Authoring Our Own Stories Through the Power of Creative Thinking
By Sandra Vacciana, National Lead for Authoring Our Own Stories, Partnership for Young London.
Authoring Our Own Stories is a national youth recovery project, co-produced with young people aged 13 to 25, which examines the influence young people’s civic or social identities have on their access to youth services. The project is funded over five years by the National Lotteries Community Fund, and we have just completed our first year!
Four youth units were involved in this initiative. Each group worked with a specific demographic of young people to deliver a regional research project on civic identity; Partnership for Young London and Youth Focus Southwest worked with young Black and Brown people from urban and rural areas respectively; Youth Focus Northwest worked with young people from areas directly affected by the ‘Levelling Up’ agenda; Yorks and Humber Youth Work Unit worked with young people who identified as having Special Educational Needs (SEND).
Below, I reflect on some of the creative methods young people and colleagues used to develop their regional projects, and the value I believe this approach has added to our research process.
My colleagues and I soon recognised that ‘Authoring Our Own Stories’ had gifted professionals and young people alike with an infinite list of ‘wicked problems’ (Cox et al, 2021). Wicked, as in ‘interesting and cool’ but also wicked as in ‘complex, multifaceted, paradoxical’ and therefore hard to resolve (Rittel and Webber, 1973). Authoring one’s story required trust, time, and a range of resources that would capture the authenticity of young people’s voices. As creative approaches can be playful and exploratory by nature, they allow the mind to open up, tap into the subconscious, and potentially allow new ways of thinking about an idea to emerge. (Gauntlett, 2007). Therefore, coupled with conventional research methods, we felt a creative approach could enrich outcomes and capture insights that remained true to the experiences of the young people who had shared them.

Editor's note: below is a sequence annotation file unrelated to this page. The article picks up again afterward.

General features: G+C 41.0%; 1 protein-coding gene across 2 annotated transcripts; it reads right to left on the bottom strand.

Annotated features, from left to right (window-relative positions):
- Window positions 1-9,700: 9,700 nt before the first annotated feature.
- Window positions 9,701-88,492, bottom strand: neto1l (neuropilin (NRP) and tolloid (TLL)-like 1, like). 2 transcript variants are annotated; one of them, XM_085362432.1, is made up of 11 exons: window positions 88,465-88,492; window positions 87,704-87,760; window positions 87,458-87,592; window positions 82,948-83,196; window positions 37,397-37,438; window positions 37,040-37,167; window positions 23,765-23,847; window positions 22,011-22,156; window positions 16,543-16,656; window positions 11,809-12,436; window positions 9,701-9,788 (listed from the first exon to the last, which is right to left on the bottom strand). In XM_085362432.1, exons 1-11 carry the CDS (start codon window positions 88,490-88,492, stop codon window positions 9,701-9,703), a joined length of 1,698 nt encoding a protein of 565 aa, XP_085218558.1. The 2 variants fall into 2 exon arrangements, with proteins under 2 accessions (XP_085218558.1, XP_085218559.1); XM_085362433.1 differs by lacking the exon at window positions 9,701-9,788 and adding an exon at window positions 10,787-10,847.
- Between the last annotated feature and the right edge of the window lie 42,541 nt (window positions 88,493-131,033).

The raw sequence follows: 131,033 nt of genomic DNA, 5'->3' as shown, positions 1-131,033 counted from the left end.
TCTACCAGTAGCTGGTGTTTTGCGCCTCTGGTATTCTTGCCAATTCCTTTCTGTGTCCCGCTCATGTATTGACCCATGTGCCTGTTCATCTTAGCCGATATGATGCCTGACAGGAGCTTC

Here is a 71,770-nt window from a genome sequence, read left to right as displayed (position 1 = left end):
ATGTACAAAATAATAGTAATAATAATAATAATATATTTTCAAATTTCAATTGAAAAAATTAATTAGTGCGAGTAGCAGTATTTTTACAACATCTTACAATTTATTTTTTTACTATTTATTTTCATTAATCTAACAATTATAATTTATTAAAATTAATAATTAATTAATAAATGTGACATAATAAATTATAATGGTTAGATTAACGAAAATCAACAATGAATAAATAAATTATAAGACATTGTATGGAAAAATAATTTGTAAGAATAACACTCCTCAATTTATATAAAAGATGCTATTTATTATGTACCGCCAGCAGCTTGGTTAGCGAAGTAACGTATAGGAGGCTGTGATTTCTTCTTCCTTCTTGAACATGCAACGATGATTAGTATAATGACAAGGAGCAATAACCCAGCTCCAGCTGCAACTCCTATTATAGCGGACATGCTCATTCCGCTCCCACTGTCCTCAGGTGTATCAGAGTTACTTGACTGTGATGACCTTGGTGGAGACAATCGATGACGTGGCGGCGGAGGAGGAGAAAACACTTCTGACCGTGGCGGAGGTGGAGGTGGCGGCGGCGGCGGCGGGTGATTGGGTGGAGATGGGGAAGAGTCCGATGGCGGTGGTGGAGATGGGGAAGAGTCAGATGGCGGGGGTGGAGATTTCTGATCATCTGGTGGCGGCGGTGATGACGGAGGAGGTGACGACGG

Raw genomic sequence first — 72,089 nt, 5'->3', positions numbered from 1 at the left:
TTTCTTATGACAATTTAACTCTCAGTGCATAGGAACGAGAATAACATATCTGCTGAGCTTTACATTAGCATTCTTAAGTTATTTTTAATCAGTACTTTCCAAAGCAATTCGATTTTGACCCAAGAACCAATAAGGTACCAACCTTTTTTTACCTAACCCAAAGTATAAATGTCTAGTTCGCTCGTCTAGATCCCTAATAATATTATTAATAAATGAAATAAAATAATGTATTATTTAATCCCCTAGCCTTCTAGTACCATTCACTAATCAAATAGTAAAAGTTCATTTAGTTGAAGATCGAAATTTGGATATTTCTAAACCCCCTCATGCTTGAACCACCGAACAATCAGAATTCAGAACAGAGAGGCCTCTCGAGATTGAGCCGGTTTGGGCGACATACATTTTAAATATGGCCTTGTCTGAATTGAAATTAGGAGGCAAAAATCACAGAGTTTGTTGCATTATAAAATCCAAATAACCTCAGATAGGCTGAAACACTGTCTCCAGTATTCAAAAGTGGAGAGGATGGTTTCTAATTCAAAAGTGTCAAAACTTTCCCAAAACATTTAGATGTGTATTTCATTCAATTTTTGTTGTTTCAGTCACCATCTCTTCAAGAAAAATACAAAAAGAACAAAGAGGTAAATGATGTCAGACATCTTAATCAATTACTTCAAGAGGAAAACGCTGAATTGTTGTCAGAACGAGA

Defining Our Practice
Our first step as Regional Leads was to form a steering group to lay the foundations for the work ahead. We acknowledged quickly that it could be a big ask for people of any age to share experiences related to identity. So, we tried and tested activities we hoped to deliver as a group first, before approaching this work with young people. At times, I found expressing my own experiences quite testing - I learnt that I’m not that keen on feeling vulnerable! What enabled me to be more open was that visceral ‘aha’ moment, when others felt brave in sharing how their identities shaped how they or others perceived themselves, and the rich discussions that followed. This approach reassured us that our methodology would serve our project aims.
Modelling Our Practice
Each region recruited cohorts of five young people through its local networks to become Young Leaders. Group members came into the process as ‘Experts by Experience’; having a set of skills they were willing to use as a resource for social change (Sandhu, 2017), and we sought to support their existing skills and nurture new ones. Young Leaders were positioned as ‘knowledge-holders’ and we, the Regional Leads, ensured that we worked alongside them to enable a mutual exchange of ideas to produce this work. As a result of this principle, the power dynamics were flexible, which allowed co-production to evolve in a supportive, responsible, equitable, and transparent way.
Sometimes words unleash creativity but, in research, they can be confining. Using simple creative approaches such as drawing, creative writing, and handicrafts as part of our methodology allowed Young Leaders more room to respond to the questions they were being asked. We valued conventional methods of investigating ideas about civic identity but wanted to provide the opportunity to explore intuitive, raw, less tempered thoughts and feelings too. This helped build skills and gave Young Leaders more confidence to express themselves without censorship.